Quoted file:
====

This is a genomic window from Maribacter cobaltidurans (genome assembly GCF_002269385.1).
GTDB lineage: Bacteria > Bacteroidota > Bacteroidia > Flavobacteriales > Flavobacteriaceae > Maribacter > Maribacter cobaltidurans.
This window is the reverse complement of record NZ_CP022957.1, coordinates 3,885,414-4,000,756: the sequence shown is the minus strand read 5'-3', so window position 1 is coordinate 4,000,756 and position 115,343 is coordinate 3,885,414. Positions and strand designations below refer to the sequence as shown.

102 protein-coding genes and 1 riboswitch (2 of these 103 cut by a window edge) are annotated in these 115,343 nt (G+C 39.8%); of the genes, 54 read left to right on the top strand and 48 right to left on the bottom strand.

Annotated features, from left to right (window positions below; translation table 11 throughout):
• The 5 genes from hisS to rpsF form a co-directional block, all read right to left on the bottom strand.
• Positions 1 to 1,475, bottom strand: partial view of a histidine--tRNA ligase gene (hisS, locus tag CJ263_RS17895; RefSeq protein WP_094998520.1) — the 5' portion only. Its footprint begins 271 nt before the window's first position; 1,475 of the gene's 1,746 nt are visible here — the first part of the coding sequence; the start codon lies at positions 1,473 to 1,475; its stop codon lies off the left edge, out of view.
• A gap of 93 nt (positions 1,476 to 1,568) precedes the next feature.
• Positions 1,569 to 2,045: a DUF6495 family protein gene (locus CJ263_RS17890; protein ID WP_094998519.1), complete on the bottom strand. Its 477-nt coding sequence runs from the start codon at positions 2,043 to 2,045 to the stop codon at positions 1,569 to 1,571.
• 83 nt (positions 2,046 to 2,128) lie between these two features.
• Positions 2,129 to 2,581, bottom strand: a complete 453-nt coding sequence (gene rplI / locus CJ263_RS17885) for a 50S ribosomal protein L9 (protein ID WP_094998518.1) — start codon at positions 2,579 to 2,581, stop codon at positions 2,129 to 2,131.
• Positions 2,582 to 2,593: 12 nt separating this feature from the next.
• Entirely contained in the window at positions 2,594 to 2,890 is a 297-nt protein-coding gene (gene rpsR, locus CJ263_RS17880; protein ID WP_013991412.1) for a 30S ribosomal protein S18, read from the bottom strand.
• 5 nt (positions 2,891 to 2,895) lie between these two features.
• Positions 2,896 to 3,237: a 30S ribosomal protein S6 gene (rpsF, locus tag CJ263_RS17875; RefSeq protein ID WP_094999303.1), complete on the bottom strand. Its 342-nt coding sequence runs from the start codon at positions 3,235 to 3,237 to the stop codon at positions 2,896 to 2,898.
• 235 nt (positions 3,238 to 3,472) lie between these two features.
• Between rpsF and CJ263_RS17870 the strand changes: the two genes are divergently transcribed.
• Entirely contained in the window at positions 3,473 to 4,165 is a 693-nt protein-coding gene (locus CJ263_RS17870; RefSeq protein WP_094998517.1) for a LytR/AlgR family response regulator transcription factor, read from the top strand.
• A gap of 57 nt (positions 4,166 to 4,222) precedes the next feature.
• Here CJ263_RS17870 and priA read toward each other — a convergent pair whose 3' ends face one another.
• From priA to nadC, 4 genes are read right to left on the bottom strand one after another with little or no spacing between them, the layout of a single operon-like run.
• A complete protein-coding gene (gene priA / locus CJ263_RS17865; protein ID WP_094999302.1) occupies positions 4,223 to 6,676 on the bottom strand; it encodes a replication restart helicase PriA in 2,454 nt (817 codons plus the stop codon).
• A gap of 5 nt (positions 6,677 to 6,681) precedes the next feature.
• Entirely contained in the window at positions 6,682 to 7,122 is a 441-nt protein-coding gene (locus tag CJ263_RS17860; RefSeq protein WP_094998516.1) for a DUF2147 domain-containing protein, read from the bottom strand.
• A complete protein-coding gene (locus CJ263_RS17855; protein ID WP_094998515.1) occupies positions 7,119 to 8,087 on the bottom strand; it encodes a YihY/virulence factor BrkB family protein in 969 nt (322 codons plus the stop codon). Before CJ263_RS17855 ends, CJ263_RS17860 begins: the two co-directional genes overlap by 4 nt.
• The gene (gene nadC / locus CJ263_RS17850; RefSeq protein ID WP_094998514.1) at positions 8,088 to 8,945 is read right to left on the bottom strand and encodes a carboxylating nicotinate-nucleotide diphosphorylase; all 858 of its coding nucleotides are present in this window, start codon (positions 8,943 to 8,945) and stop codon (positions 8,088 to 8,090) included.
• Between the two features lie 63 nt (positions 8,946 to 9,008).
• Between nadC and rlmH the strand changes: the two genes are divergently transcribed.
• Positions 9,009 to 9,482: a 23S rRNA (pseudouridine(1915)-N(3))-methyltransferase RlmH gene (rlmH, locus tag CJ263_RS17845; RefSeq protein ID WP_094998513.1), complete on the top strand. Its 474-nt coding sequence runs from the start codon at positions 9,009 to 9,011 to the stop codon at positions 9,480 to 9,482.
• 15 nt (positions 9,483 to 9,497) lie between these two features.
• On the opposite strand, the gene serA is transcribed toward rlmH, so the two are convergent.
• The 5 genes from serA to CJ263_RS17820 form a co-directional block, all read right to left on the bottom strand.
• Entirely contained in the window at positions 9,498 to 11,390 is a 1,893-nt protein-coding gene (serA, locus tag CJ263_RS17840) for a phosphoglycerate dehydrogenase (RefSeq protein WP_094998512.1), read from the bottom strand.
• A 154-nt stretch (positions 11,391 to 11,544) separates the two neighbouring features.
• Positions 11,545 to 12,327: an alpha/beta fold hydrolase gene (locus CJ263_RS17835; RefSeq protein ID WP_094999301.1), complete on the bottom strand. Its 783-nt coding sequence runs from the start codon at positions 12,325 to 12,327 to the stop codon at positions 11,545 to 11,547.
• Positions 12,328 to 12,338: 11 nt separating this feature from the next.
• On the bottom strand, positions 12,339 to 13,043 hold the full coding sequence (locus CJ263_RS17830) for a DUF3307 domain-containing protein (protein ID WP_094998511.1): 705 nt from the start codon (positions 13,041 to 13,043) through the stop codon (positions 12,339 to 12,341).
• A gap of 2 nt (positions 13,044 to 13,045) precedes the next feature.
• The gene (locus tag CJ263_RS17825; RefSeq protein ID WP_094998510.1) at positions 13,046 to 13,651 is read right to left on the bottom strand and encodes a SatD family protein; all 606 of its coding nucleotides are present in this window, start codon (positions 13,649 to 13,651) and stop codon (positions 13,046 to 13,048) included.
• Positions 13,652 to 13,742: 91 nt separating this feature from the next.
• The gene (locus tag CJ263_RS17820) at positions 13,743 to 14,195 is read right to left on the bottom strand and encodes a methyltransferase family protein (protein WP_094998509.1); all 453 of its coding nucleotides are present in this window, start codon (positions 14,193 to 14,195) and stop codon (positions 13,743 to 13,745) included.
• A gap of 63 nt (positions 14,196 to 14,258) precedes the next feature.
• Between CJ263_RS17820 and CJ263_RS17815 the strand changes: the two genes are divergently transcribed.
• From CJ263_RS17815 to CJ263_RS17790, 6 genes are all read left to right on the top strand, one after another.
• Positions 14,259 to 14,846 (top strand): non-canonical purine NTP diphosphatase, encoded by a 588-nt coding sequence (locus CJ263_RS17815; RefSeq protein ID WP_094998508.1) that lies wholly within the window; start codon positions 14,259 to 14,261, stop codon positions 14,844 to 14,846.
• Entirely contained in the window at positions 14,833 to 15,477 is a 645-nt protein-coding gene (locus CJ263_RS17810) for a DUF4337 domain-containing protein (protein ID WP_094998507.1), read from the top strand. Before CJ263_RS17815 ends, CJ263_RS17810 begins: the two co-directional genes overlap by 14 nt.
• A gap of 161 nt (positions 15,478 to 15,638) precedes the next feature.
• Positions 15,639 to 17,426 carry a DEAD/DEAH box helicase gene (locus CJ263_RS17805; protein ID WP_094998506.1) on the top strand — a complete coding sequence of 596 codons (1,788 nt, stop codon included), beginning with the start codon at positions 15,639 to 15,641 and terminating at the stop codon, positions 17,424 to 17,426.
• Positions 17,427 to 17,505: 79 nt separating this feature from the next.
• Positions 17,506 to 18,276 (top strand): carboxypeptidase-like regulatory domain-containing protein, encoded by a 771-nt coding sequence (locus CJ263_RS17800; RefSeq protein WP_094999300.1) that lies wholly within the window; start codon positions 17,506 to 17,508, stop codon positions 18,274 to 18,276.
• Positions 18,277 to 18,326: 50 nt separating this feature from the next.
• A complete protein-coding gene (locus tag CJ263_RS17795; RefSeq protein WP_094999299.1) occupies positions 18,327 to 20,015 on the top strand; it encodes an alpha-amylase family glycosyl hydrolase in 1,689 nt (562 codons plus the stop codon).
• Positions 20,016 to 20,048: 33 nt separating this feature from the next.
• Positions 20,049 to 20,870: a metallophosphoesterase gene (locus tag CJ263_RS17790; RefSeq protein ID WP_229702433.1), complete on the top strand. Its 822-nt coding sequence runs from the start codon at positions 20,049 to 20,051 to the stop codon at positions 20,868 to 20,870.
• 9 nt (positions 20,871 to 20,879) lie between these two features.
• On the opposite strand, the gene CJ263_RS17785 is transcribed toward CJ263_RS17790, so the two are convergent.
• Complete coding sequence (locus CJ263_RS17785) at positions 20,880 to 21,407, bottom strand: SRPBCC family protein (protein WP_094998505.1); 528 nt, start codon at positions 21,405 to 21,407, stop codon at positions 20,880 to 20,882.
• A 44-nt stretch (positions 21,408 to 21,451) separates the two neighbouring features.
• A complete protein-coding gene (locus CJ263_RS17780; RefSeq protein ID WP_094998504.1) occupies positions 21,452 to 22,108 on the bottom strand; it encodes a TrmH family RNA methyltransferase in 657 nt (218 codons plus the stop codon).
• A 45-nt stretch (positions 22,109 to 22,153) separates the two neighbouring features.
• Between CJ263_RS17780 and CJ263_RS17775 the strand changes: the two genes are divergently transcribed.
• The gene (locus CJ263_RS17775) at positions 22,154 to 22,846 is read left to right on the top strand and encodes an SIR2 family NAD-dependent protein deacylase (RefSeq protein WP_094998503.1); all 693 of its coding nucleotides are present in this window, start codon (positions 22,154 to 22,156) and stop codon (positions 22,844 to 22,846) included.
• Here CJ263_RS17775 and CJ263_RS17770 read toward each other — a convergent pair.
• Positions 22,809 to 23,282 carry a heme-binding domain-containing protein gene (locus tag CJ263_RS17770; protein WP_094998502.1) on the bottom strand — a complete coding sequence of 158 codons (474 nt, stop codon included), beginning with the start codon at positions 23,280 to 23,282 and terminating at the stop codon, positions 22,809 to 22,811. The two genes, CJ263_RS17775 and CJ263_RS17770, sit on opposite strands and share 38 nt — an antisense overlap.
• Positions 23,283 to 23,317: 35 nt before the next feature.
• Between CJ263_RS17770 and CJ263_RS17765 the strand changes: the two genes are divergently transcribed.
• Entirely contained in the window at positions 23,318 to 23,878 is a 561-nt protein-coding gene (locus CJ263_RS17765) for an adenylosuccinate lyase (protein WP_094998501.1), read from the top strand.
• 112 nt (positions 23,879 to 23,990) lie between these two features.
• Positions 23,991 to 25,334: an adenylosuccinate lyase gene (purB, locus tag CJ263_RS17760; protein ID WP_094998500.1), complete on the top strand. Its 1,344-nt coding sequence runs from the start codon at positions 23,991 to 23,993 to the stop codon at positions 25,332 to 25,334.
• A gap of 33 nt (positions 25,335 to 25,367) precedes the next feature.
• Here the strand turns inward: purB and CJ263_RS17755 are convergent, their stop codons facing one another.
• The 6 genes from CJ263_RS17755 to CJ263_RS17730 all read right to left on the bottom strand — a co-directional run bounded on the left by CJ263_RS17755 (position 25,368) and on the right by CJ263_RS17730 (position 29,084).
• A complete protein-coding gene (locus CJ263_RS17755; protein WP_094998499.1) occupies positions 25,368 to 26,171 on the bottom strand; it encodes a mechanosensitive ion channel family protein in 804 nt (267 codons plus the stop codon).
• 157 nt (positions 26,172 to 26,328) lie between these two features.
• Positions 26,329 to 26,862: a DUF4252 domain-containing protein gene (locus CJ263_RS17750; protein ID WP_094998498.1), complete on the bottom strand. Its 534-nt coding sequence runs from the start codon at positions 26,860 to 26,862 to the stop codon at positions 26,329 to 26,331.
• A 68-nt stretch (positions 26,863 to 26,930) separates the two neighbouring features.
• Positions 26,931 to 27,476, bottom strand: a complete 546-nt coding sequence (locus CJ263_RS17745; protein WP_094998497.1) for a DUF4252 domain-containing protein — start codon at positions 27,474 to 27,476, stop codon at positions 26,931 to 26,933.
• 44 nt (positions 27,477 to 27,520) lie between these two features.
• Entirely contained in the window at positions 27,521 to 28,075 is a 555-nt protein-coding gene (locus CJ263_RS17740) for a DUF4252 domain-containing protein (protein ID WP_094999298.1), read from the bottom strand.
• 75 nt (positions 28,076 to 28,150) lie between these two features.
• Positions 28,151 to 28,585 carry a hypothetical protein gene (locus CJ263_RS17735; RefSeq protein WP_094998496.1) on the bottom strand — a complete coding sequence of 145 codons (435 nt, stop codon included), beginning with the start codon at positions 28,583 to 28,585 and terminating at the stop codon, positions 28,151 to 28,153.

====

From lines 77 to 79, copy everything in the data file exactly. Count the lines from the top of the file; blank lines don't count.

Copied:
• Positions 26,931 to 27,476, bottom strand: a complete 546-nt coding sequence (locus CJ263_RS17745; protein WP_094998497.1) for a DUF4252 domain-containing protein — start codon at positions 27,474 to 27,476, stop codon at positions 26,931 to 26,933.
• 44 nt (positions 27,477 to 27,520) lie between these two features.
• Entirely contained in the window at positions 27,521 to 28,075 is a 555-nt protein-coding gene (locus CJ263_RS17740) for a DUF4252 domain-containing protein (protein ID WP_094999298.1), read from the bottom strand.